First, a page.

CAPE TOWN – After weeks of promises the residents of Masiphumelele are hopeful that Friday will be the day they get to start rebuilding their lives.
It was a grim festive period for thousands of informal settlers who lost everything in a massive fire that ripped through the area a week before Christmas. Thousands are still homeless.
Since then, every week has come with a fresh promise and residents are starting to get restless.
Cynthia Batye sits against a blue concrete wall in what used to be her street. Now it leads to an empty piece of land where her home once stood.
Batye was in the Eastern Cape when the blaze broke out and she rushed back to Masiphumelele – and to the few personal items, her boyfriend managed to save from the flames.
“It’s only clothes and a bed. That’s all. Everything’s burnt,” she said.
The woman and six family members shared a home. She’s currently living with a friend who has given her a place to stay as she waits for a temporary home.
Cape Town Mayor Dan Plato on 18 December 2020 visited Masiphumelele after a massive fire raged through part of the informal settlement on 17 December 2020 leaving more than 1,000 homes destroyed.
Cape Town Mayor Dan Plato on 18 December 2020 visited Masiphumelele after a massive fire raged through part of the informal settlement on 17 December 2020 leaving more than 1,000 homes destroyed. Picture: Kevin Brandt/EWN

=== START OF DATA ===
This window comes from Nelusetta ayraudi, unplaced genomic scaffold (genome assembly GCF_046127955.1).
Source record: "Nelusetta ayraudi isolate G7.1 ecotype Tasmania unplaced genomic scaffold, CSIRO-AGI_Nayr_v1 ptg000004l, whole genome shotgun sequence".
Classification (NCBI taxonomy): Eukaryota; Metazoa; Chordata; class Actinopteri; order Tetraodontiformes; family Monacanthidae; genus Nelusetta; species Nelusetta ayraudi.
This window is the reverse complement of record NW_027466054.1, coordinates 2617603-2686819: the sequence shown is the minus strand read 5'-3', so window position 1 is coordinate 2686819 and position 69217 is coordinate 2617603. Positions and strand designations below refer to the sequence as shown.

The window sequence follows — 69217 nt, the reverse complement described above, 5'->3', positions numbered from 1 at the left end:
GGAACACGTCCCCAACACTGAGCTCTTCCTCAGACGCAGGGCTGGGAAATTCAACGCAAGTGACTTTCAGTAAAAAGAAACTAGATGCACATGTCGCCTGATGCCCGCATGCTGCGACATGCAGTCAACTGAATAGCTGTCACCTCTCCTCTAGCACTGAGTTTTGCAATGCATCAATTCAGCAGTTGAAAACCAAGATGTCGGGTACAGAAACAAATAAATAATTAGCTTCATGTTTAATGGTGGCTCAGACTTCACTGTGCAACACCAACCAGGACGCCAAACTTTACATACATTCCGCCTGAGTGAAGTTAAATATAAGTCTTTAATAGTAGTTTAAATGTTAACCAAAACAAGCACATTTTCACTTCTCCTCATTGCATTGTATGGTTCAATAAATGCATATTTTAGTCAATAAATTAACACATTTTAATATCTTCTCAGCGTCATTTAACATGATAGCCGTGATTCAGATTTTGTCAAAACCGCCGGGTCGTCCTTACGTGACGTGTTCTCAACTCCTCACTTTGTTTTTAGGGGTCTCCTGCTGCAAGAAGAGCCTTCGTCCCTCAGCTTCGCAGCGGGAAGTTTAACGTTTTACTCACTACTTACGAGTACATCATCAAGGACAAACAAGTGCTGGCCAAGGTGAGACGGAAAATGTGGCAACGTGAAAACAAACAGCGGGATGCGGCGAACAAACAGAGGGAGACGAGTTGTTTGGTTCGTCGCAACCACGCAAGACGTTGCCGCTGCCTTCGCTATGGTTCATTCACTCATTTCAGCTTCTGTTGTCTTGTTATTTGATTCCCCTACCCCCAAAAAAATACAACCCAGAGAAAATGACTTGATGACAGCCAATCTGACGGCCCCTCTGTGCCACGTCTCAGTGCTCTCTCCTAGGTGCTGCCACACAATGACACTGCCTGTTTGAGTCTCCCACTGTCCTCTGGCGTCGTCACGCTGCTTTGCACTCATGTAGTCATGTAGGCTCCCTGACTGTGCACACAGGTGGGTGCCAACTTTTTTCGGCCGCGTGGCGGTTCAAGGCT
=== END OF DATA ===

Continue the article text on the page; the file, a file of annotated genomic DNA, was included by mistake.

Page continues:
Batye admitted she was lucky as there were some who had nowhere to go.
“There are people that gave us some places to sleep. But others sleep here, in this road,” she said.
The other person she’s referring to is a woman who comes to the same spot to sit with other residents as they wait for any news about when their homes will be rebuilt. At night that woman sleeps on a mattress on the spot where her home used to stand, with no shelter to protect her from the chilly night air or rain.
“We are tired of staying here. By next week, I am going to work. I don’t know what is going to happen. We need houses, temporary houses,” she said.
After weeks of promises, the residents of Masiphumelele are hopeful for the day they can begin to start rebuilding their lives. For Batye and her fellow fire victims, what stands out is the daily grind and disappointment.